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Tuesday, April 3, 2012

In Response to Dr. Vijaya Rajiva's The Rig Veda and Hindu Polytheism

I was not very impressed with the article, partly because it did not address any of my concerns, being an atheist, and partly because it used some non-philosophical rhetoric. As an atheist, I do not have the one god prejudice any more than I have the prejudice for tooth fairies or transcendental sandwiches. As a philosopher, I kind of distrust any paper that uses common fallacies like appeal to tradition.

The first issue I had were the culture war sophistry for the superiority of the Hindu faith. There is significant number of examples of defining polytheism in opposition to monotheism, but these depend on appeals to common practice and other fallacies. The prejudice for many gods is just as bad as the prejudice for one god. The prejudice for the old is just as bad as the prejudice for the new. The prejudice for the wide-spread is just as bad for the prejudice for the parochial.

The other big fallacy in the first section is the reverse naturalistic fallacy. In short, this fallacy is the assumption that if there is something morally objectionable about a theory or a theory's practitioners, it is false. This is done mostly by correctly detailing an imperial expansion of the monotheistic meme around the world. The belief of your conquers is not made false just because they harm people in the name of it or change the worldwide belief economy. This is no better than those who rejected evolution by natural selection because they morally objected to survival of the fittest, which had some political edge to it because of the Social Darwinists.

The only reason why polytheism in general bothers me more than monotheism is because polytheism populates our ontology with way more entities than monotheism. I rather avoid the superstition of the demon-haunted world, not to say monotheists, especially Catholics, are any less demon-haunted by their ridiculous beliefs about saints and sin. Philosophical monotheism tends to separate the woo from the natural world and put it into some abstract eternal realm in which its causal functions are limited to causing universes. Superficially at least, I rather do science with someone who was talking about the same natural world as I was. In other words, I prefer the least spiritual outlook as opposed to Dr. Vijaya Rajiva commitment to a 'deep spirituality' because I prefer the most accurate worldview, which so happens to be a world without spirits, beyond number or otherwise.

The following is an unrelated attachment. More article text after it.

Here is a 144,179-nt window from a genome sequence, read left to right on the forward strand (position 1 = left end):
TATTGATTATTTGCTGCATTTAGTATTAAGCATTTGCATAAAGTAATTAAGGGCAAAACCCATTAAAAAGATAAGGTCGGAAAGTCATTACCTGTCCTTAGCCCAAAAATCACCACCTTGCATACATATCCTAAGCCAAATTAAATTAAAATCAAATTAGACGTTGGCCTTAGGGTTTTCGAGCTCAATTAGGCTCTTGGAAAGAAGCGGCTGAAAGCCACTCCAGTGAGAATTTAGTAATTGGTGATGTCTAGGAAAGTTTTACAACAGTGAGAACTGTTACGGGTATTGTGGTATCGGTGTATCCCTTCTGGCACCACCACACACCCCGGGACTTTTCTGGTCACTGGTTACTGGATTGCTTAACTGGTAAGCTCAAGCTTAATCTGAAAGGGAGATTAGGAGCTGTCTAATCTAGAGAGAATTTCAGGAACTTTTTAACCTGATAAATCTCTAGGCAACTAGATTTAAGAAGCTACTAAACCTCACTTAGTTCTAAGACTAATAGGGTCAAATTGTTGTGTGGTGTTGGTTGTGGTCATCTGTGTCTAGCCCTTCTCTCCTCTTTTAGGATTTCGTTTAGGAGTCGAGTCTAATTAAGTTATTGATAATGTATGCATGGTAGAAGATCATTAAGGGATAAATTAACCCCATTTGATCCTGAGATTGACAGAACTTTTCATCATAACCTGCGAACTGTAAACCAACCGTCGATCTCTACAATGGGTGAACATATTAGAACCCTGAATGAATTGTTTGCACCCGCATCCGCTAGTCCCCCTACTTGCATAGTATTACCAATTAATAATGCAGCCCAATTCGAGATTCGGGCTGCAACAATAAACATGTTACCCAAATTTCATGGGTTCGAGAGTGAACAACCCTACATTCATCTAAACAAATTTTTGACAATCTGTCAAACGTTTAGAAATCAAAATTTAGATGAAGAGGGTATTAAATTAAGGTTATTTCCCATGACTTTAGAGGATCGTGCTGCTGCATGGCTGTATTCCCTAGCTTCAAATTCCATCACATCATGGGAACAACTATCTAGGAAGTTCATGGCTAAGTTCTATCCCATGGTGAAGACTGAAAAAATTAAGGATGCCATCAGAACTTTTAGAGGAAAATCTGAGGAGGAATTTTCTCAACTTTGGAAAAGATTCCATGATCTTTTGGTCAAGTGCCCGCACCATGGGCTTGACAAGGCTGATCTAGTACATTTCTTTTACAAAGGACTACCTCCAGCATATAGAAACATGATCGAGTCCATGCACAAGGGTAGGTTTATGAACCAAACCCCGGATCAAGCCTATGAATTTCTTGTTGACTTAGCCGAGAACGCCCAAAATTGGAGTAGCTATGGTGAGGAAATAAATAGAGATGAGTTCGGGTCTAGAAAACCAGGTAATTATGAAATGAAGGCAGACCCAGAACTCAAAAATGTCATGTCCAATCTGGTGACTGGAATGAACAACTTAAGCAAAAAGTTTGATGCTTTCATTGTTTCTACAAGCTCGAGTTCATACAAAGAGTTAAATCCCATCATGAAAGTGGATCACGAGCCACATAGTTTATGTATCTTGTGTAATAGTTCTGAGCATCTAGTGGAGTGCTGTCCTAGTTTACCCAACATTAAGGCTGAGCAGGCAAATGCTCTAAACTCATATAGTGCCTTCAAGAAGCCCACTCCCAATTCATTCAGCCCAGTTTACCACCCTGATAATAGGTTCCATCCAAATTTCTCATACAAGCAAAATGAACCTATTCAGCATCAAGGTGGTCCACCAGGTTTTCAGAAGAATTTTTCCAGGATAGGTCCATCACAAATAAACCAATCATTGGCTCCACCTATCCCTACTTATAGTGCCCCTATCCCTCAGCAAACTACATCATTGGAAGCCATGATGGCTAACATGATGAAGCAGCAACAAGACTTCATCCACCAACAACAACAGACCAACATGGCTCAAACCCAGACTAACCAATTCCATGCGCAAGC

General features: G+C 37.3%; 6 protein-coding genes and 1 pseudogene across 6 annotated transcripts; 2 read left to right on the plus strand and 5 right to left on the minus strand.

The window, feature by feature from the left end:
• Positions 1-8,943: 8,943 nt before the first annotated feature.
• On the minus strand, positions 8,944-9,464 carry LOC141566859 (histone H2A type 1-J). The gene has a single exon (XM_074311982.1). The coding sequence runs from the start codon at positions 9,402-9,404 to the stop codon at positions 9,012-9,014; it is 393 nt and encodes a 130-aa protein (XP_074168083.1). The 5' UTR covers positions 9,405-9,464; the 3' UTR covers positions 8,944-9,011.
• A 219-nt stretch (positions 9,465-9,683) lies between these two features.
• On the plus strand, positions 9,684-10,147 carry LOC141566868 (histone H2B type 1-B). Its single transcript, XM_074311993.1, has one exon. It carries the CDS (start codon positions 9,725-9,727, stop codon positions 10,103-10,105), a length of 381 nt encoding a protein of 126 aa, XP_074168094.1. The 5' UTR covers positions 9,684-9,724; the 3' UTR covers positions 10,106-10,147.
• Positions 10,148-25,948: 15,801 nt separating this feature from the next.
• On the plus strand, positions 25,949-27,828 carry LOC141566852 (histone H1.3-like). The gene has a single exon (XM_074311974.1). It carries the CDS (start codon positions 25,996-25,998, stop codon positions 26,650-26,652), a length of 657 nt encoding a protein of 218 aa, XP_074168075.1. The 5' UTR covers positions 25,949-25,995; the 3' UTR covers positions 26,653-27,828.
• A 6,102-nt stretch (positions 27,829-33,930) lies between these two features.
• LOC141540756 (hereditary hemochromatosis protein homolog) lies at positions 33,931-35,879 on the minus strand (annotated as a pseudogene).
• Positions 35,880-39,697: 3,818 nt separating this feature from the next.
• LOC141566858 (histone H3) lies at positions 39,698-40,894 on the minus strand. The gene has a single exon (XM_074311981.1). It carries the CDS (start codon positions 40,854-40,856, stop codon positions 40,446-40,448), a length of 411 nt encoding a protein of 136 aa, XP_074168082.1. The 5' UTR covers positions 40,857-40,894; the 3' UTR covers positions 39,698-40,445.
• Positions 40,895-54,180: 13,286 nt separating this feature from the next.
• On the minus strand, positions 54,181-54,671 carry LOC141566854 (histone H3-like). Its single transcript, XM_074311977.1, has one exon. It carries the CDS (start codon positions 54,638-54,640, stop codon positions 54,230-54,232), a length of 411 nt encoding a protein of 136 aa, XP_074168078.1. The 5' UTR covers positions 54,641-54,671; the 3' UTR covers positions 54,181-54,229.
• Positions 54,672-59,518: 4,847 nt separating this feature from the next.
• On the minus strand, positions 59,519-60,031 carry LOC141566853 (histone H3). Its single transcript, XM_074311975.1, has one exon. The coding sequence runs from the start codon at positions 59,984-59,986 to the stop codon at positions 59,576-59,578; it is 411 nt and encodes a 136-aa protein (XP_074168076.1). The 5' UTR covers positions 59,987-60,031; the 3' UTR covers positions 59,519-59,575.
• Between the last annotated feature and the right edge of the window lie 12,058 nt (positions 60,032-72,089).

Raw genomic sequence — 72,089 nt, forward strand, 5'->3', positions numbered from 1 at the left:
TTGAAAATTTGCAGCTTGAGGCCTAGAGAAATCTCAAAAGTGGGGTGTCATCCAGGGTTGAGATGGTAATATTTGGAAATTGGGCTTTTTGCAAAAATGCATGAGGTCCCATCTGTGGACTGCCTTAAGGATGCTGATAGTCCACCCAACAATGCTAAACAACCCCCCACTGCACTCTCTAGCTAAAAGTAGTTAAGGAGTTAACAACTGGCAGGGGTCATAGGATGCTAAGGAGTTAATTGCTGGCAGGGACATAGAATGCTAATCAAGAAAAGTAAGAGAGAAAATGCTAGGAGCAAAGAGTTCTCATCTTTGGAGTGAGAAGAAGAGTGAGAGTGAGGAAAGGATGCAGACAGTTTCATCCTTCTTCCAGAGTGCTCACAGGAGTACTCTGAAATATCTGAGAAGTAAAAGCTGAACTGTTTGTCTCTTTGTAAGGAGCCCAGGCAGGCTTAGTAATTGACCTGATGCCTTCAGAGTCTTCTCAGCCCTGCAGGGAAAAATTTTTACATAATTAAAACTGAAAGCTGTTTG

As for the philosophical arguments, I know a few for both sides. One long lasting idea which is not directly addressed in this paper are the reasons that led to monotheism in philosophy separate from the ideas of the Abrahamic faiths. The idea of one god became popular by those who thought that perfection is complete wholeness, without limits. This wholism is the one in monotheism, and the without limits is the omnipotence, omniscience, etc. Some of the Ancient Greek thinkers thought that their polytheistic gods imperfections (being prone to fear, anger, fickleness) demonstrated that they were not really gods. Plato created developed this philosophy so that this perfection was immaterial, with the understanding that material things are imperfect because they deteriorate. Plato saw the goal of love as an aspiration for the perfect, which he called Logos, which in Christianity became the Word. (In the beginning there was the Word, and the Word was God.")